Christians protest use of Asian stereotypes
Asian-American Christians voiced concerns about how they are depicted by white evangelicals including Purpose Driven Life author Rick Warren.
By Bob Allen
More than 80 Asian-American Christians have signed an open letter to evangelicals calling for an end to racial stereotyping of Asians in religious literature.
Christian leaders including Ken Fong, a California Baptist pastor who spoke at the 2011 New Baptist Covenant II gatherings telecast from Atlanta, criticized evangelicals for “repeated and offensive racial stereotyping” of Asians over the past decade.
Examples include the Southern Baptist Convention’s 2004 Asian-themed vacation Bible school material “Rickshaw Rally,” criticized for using stereotypical “Oriental” images of rickshaws, chopsticks and Chinese takeout boxes to teach children lessons about the gospel.
Recently Rick Warren, a Southern Baptist mega-church pastor and author of the Purpose-Driven Life, apologized for using a Facebook photo depicting a Red Guard during China’s Cultural Revolution in a light-hearted way that Asian-American bloggers found distasteful.
In 2007 Zondervan, one of the nation’s largest Christian publishers, apologized and revised a skit set in a Chinese restaurant that critics called “unquestionably racist.” Two years later, Zondervan apologized for publishing a trade book titled Deadly Viper: A Kung Fu Survival Guide for Life and Leadership, using Chinese characters and images for illustrations.
Most recently, Exponential, a major Christian conference held Oct. 7-8 in Los Angeles, angered Asian-Americans with a parody based on the film Karate Kid with a white person mimicking Asian accents and Kung-Fu fighting.
A group called Asian-American Christians United said in An Open Letter to the Evangelical Church that such poor judgment and racial stereotyping “has to stop.”
“We highly value the concept of family, and it deeply distresses us when our non-Asian brothers and sisters do not seem to recognize or embrace that we are called to be one united body,” the letter said. “We are in your churches, your communities, your workplaces. Whenever you marginalize, ostracize, or demean us through carelessness and ignorance in print, video, or any other medium, you are doing more than just ruffling the feathers of a small group of online activists. You are damaging the very cause of Christ, by maintaining and increasing fissures within the church.
“You are furthering the exact opposite of what it means to be the church, which is to reflect Christ and his love through the power of a reconciled body. And you are creating an environment that will not only disillusion current Asian-American Christians within the church body, but also repel Asian-Americans who do not know Christ and who do not see him represented in the actions of those who call themselves Christian.”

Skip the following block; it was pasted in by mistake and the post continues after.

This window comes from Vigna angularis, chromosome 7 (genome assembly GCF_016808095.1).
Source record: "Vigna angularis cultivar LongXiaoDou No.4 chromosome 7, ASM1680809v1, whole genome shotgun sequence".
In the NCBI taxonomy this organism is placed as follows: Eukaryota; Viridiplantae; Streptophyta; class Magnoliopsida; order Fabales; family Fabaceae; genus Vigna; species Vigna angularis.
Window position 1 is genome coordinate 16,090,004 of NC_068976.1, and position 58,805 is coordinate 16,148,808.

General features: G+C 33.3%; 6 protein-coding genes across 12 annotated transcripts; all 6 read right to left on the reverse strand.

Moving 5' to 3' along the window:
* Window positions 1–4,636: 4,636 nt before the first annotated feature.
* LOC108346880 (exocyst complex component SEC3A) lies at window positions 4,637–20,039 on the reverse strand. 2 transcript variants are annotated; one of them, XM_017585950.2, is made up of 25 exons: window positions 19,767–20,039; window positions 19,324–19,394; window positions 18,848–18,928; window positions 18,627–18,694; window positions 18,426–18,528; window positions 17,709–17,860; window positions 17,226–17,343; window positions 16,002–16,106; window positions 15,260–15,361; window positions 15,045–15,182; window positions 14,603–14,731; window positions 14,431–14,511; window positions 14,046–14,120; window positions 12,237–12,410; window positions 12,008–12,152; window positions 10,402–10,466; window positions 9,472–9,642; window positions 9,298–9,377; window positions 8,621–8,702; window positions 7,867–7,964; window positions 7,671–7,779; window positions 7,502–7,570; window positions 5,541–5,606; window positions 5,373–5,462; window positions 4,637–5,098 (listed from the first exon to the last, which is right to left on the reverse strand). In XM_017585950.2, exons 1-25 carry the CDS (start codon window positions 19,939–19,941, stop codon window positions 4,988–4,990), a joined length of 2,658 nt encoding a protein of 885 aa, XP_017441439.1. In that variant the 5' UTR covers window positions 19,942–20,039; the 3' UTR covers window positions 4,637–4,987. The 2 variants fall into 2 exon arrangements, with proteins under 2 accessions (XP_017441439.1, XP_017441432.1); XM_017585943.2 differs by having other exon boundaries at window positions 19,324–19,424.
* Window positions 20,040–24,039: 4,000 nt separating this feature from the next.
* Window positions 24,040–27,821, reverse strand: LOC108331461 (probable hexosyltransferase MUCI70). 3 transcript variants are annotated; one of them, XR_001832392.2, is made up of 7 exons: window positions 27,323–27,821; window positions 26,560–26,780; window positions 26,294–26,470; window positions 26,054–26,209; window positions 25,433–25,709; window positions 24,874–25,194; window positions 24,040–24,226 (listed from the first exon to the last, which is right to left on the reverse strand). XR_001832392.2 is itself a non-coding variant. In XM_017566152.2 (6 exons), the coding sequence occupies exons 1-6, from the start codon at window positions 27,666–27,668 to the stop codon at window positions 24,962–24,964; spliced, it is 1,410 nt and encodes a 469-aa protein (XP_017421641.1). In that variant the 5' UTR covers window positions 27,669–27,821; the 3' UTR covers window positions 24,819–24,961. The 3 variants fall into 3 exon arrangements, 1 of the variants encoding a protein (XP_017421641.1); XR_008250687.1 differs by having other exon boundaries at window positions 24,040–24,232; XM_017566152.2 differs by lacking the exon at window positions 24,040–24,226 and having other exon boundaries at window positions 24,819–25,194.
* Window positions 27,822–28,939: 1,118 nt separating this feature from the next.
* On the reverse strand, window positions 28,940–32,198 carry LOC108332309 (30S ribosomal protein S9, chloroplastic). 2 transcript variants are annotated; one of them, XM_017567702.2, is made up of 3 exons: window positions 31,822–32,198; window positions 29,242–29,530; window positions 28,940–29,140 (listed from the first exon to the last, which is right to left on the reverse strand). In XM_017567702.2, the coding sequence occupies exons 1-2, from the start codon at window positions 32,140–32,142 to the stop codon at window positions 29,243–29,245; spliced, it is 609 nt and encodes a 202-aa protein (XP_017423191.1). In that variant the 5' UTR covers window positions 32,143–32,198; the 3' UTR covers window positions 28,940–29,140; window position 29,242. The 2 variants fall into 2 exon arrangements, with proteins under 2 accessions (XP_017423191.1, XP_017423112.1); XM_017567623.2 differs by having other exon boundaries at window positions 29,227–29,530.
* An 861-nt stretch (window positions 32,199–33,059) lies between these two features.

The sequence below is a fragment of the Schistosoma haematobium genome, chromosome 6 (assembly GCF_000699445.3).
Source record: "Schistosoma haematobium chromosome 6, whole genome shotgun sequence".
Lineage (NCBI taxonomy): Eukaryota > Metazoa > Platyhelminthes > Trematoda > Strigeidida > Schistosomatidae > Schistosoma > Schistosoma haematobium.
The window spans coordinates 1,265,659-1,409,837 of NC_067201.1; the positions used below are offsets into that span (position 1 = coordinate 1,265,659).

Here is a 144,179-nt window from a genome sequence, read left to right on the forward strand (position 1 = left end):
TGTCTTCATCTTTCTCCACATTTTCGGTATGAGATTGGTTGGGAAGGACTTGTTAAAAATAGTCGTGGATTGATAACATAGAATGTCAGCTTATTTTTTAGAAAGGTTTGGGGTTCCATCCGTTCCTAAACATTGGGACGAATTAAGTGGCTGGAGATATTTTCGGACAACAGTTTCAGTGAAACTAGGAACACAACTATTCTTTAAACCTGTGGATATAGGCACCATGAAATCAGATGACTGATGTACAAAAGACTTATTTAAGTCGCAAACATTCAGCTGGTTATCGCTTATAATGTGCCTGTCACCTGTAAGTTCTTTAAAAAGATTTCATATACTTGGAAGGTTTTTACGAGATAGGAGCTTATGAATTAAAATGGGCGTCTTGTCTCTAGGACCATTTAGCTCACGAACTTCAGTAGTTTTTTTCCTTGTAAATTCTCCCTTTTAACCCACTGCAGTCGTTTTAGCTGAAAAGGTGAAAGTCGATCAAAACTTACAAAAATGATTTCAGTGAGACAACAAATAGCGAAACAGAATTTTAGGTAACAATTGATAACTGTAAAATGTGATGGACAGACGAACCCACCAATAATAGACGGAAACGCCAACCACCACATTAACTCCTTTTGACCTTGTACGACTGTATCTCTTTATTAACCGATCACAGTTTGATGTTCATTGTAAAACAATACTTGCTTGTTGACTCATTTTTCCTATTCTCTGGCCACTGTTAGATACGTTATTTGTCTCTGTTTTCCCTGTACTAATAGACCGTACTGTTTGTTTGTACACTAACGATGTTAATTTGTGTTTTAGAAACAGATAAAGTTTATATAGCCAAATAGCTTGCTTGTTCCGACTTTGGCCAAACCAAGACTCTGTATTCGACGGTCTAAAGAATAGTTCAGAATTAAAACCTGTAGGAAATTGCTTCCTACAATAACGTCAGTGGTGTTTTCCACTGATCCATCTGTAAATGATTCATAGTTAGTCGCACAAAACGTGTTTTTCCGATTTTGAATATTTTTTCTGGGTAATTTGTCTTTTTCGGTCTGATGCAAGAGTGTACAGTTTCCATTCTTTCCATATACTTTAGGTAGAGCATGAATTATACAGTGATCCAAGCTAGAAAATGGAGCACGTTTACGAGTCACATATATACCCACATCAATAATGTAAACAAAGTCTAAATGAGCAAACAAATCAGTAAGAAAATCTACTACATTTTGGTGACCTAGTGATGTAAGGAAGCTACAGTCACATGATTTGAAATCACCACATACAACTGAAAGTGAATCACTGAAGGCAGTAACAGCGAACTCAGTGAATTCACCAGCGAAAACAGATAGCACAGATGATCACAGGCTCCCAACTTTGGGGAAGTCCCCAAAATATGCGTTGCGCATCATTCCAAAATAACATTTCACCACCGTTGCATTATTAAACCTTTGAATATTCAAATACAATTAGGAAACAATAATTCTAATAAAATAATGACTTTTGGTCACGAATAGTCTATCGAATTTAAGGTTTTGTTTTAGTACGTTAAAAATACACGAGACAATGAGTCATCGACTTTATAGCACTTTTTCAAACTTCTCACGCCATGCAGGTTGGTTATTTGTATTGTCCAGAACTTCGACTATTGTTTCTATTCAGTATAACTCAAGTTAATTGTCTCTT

Signers including Fong, senior pastor of Evergreen Baptist Church of Los Angeles and executive director of the Asian American Initiative at Fuller Seminary, and Hong Kong Baptist University professor Sam Tsang said most of the progress toward racial reconciliation in churches has focused primarily on black-white relations, while “the Asian-American segment of the church continues to be misunderstood, misrepresented, and misjudged.”
They called for a public forum to discuss ongoing incidents of racial stereotyping, assessing hiring practices for whether they exclude Asian-Americans, and for a higher standard of evaluating media and public content to “respectfully reflect Asian-American culture.”
The letter writers said in addressing incidents of cultural insensitivity they see a tendency among white Christians to point out that they know many Asian-Americans who were not offended by their actions and that any Asian-American who is upset is being overly sensitive.
When LifeWay Christian Resources of the Southern Baptist Convention received pushback for using stereotypes like rickshaw races, kimonos, chopsticks, takeout boxes and karate uniforms, then-President Jimmy Draper argued in a point-counterpoint in the Florida Baptist Witness that he did not believe large numbers of Asian-Americans were offended by the theme.
“For every phone call, e-mail or letter we receive from Asian-Americans expressing concern about Racing to the Son, we get scores of positive responses,” Draper wrote. “The support is global in scope. Representatives of our international department just returned from Asia with glowing reports from Thailand, Singapore, Malaysia and Indonesia.”
More than 1,000 individuals signed an online petition asking LifeWay to withdraw the material using “images, phrases, music and various stereotypes and caricatures of the Asian community that are inaccurate and offensive.”
The Baptist Convention of New England decided not to promote the Asian-themed VBS material deemed “insensitive and … a poor representation of Asian culture." State convention leaders in the Bible belt, meanwhile, praised the materials as some of the best that Southern Baptists had ever produced.
In response to the notion they are overly sensitive, the letter writers said: “We would like to know how many offended Asian-Americans it takes to catalyze cultural change? Is the list of signatories below enough?”
They challenged readers to “take a moment to notice the breadth and the depth of the individuals who have assented that they, too, are tired of continuing racial insensitivity in the church” and to “embrace the truth: the evangelical church in America needs a reality check to honestly assess how it relates with its Asian-American family members.”
© 2014 Associated Baptist Press, Inc.